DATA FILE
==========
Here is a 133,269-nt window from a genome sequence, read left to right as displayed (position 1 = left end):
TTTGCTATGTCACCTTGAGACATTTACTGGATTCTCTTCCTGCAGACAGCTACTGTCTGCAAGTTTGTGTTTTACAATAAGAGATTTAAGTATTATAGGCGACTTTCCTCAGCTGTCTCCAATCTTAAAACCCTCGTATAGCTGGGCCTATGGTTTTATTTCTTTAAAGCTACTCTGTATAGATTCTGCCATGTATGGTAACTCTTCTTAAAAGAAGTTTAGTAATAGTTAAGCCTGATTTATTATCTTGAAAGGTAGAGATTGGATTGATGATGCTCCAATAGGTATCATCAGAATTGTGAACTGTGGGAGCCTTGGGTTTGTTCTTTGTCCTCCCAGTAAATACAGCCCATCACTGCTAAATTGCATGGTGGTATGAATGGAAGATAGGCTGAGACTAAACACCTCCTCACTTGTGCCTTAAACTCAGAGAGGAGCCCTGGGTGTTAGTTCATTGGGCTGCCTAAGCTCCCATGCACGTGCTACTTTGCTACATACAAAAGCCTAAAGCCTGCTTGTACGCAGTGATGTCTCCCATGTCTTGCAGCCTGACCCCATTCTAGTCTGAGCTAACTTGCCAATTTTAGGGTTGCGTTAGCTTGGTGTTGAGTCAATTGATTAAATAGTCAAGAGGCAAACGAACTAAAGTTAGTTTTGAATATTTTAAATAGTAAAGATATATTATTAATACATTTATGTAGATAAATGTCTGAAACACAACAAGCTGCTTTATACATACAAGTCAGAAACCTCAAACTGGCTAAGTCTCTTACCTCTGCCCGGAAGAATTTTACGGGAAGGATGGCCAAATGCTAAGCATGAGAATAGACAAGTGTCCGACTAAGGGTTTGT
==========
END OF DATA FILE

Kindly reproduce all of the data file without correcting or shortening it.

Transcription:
Here is a 133,269-nt window from a genome sequence, read left to right as displayed (position 1 = left end):
TTTGCTATGTCACCTTGAGACATTTACTGGATTCTCTTCCTGCAGACAGCTACTGTCTGCAAGTTTGTGTTTTACAATAAGAGATTTAAGTATTATAGGCGACTTTCCTCAGCTGTCTCCAATCTTAAAACCCTCGTATAGCTGGGCCTATGGTTTTATTTCTTTAAAGCTACTCTGTATAGATTCTGCCATGTATGGTAACTCTTCTTAAAAGAAGTTTAGTAATAGTTAAGCCTGATTTATTATCTTGAAAGGTAGAGATTGGATTGATGATGCTCCAATAGGTATCATCAGAATTGTGAACTGTGGGAGCCTTGGGTTTGTTCTTTGTCCTCCCAGTAAATACAGCCCATCACTGCTAAATTGCATGGTGGTATGAATGGAAGATAGGCTGAGACTAAACACCTCCTCACTTGTGCCTTAAACTCAGAGAGGAGCCCTGGGTGTTAGTTCATTGGGCTGCCTAAGCTCCCATGCACGTGCTACTTTGCTACATACAAAAGCCTAAAGCCTGCTTGTACGCAGTGATGTCTCCCATGTCTTGCAGCCTGACCCCATTCTAGTCTGAGCTAACTTGCCAATTTTAGGGTTGCGTTAGCTTGGTGTTGAGTCAATTGATTAAATAGTCAAGAGGCAAACGAACTAAAGTTAGTTTTGAATATTTTAAATAGTAAAGATATATTATTAATACATTTATGTAGATAAATGTCTGAAACACAACAAGCTGCTTTATACATACAAGTCAGAAACCTCAAACTGGCTAAGTCTCTTACCTCTGCCCGGAAGAATTTTACGGGAAGGATGGCCAAATGCTAAGCATGAGAATAGACAAGTGTCCGACTAAGGGTTTGT